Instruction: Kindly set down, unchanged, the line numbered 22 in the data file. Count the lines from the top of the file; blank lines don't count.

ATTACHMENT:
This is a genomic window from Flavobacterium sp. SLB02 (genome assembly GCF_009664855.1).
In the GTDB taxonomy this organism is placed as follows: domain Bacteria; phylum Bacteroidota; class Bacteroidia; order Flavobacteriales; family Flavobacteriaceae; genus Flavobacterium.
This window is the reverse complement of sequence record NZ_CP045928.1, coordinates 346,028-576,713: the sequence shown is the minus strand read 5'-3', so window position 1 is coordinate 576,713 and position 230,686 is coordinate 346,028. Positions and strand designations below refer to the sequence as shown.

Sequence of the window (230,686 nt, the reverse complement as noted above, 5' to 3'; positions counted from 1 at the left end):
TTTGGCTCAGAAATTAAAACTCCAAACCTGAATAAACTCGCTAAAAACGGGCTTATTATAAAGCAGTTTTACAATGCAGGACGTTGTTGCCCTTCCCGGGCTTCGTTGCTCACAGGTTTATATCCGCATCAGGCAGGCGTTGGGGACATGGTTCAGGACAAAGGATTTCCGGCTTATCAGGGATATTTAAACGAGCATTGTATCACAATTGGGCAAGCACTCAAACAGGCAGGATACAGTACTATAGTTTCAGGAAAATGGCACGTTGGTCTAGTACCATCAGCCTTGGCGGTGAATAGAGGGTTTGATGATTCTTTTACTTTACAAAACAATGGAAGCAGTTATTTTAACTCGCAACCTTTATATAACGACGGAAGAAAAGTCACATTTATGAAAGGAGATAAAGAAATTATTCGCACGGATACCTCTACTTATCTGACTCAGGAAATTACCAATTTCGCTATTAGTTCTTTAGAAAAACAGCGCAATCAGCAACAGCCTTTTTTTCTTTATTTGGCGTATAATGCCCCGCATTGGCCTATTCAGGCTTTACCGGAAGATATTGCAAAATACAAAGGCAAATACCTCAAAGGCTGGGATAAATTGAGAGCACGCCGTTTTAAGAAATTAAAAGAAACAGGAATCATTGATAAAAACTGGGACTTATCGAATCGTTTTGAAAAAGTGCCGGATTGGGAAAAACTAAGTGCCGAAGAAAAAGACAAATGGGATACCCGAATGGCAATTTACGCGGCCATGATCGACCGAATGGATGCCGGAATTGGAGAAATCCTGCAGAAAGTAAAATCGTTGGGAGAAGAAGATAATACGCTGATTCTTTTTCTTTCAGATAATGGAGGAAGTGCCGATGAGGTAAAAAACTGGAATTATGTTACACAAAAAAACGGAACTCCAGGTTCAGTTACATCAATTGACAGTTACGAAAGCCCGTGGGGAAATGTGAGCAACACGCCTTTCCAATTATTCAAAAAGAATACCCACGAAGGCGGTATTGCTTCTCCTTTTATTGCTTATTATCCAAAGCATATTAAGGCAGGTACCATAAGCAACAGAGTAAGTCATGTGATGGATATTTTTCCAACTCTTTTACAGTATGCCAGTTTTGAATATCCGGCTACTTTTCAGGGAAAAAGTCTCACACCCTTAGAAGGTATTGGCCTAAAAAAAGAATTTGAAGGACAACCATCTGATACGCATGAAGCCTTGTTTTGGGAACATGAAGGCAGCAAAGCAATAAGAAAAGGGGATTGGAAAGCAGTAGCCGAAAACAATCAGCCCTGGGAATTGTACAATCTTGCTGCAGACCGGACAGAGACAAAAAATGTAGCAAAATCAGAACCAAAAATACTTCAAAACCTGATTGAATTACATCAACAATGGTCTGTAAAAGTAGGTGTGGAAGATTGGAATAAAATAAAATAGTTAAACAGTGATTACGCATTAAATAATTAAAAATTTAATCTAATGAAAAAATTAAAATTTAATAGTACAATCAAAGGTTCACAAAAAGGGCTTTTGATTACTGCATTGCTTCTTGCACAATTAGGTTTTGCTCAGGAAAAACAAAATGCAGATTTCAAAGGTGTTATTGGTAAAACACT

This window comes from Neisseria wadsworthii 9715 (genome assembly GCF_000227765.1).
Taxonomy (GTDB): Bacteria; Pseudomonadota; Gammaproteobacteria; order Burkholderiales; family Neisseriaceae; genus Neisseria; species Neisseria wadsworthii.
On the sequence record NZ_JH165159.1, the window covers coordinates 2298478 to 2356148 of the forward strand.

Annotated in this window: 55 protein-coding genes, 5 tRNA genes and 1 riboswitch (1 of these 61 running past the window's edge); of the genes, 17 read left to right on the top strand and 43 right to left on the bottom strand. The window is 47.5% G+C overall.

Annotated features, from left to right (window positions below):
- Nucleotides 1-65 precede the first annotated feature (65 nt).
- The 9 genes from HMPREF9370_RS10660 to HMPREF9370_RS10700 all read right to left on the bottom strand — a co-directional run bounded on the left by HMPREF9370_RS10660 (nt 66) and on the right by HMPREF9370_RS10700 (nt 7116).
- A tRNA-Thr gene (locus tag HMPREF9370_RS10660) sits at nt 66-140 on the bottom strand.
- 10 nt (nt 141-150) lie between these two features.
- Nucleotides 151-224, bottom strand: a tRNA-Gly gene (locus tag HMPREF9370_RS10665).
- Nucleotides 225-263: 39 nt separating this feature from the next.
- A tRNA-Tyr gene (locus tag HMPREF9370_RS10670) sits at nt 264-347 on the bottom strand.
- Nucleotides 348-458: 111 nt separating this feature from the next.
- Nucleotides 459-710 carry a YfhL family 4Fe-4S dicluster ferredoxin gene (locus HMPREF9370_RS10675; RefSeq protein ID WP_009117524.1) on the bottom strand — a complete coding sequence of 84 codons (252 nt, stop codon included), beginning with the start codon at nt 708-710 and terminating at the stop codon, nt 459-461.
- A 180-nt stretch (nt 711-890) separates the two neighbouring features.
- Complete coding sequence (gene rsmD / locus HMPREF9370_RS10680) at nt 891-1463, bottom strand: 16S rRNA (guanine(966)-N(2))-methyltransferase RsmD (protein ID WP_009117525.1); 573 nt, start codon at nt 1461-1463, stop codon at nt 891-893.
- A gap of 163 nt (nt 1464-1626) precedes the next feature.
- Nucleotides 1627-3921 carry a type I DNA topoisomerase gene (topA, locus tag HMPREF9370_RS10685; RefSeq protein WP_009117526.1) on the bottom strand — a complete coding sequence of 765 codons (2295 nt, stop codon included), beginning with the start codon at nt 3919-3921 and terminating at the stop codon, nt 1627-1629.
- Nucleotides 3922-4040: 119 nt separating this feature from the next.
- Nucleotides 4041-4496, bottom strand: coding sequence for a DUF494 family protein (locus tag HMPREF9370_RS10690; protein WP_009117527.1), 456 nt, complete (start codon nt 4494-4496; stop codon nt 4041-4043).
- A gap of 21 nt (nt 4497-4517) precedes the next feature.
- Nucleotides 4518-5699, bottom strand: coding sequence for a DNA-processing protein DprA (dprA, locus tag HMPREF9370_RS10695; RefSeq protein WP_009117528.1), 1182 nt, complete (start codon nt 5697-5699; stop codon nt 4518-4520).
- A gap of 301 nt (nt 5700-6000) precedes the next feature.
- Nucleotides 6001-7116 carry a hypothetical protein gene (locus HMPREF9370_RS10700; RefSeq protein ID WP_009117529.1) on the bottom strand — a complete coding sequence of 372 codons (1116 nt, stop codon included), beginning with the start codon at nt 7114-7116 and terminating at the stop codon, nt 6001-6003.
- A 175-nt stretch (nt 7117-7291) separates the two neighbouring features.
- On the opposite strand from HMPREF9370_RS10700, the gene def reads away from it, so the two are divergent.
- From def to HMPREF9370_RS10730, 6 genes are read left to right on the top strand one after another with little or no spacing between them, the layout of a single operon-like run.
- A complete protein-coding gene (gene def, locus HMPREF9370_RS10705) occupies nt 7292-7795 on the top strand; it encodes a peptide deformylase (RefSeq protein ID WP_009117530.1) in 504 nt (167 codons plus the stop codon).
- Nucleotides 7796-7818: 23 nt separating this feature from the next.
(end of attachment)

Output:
- A gap of 163 nt (nt 1464-1626) precedes the next feature.